Mitt Romney: Facts or fictions?
Everyone is entitled to their own opinion, but …
One the best things about America is that we can all have different opinions. It is even OK to have ridiculous opinions, such as not believing in evolution. But when your kid is sick, you probably wouldn’t want to go to a doctor who doesn’t believe in evolution. An evolution-denying doctor might give you vaccinations designed to be effective against 1956 bugs or deny the possibility of AIDS, because new viruses don’t evolve.
For similar reasons, when our country has problems, it is wise to avoid politicians who don’t get government. Recently, Republican presidential candidate Mitt Romney said that he was “not concerned about the very poor. We have a safety net there.” OK. That’s his opinion. Heartless, in my estimation, considering he makes $10,000 bets and has to choose which one of his homes to stay in on any given night, but he’s entitled to his opinion.
But in defending this opinion, he’s moved on to distorting the so-called facts. New York Times columnist Paul Krugman quoted Romney as saying the “safety-net programs” have “massive overhead” and that “very little of that money that’s actually needed by those that really need help, those that can’t care for themselves, actually reaches them.”
This is simply and utterly untrue. And while those who watch a network named after a cunning animal that rhymes with “socks,” may believe that cutting government programs would not hurt the poor, I believe that Romney knows the truth—that the vast majority of money allocated to safety-net programs reaches its intended beneficiaries. In fact, the government is significantly more cost-effective than both nonprofits and the private sector in administering aid programs such as welfare and Social Security.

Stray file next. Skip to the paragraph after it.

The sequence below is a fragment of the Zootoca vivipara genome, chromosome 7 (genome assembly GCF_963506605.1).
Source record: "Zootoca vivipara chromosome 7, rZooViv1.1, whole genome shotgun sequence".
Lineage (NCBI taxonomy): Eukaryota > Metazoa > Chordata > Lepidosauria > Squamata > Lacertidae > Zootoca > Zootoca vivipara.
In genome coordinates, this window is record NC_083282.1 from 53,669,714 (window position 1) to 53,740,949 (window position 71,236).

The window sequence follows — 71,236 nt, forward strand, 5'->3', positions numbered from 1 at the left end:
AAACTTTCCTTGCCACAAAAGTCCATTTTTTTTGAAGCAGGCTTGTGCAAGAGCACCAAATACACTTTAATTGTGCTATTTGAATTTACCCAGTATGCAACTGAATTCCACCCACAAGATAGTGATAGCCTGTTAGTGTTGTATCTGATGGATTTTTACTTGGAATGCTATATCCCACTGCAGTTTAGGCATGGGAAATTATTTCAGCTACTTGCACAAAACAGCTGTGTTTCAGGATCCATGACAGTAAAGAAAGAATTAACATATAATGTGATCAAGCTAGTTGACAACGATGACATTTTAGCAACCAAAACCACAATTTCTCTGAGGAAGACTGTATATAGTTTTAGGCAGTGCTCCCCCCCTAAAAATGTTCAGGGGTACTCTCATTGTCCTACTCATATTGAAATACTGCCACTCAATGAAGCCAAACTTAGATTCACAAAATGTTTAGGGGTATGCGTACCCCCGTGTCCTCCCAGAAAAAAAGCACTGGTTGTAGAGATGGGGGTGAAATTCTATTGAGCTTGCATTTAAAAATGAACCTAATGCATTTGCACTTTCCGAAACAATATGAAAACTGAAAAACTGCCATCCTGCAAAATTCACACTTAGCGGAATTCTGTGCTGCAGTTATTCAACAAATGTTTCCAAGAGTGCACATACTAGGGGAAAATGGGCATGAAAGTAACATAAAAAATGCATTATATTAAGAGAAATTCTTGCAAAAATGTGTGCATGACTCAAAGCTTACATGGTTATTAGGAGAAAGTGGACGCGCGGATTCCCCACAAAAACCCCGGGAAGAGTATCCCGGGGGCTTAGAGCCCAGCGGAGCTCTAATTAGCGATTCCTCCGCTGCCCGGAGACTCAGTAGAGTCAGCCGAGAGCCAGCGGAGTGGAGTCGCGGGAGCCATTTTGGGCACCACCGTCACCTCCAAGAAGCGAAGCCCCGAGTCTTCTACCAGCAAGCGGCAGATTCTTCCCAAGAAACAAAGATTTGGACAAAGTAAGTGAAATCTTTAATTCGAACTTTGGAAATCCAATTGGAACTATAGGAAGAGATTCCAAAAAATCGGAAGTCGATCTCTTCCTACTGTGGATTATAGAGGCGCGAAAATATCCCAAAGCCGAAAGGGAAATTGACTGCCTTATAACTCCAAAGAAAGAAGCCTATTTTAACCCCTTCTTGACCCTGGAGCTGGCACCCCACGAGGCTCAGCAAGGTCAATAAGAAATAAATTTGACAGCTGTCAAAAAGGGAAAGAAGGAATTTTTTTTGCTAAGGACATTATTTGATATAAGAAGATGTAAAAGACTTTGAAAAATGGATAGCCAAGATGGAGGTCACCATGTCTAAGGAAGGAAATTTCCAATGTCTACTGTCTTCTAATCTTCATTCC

We should be expanding those government programs that have a good track record. There are certain things, like a police force, the armed forces, aid programs and transportation infrastructure, that the government can provide more cost-effectively than the private sector. One of the reasons that I am advocating a community-wide effort to sign up the 110,000 Sacramento-area residents who are eligible for food stamps but currently do not receive them, is because of the cost-efficiency of the food-stamp program.
Unfortunately, it has made it much harder to have a community-wide effort when presidential contenders just make stuff up in order to appeal to their core audience. The private sector may be more effective at times, but SMUD does a better job than PG&E. The Army did a better, and certainly more cost-effective, job in Iraq than President George W. Bush’s private-sector contractors. Just as I want a doctor who understands that viruses and organisms evolve, I want political leaders who understand the realities of government, rather than creatively projecting their opinions as if they were facts.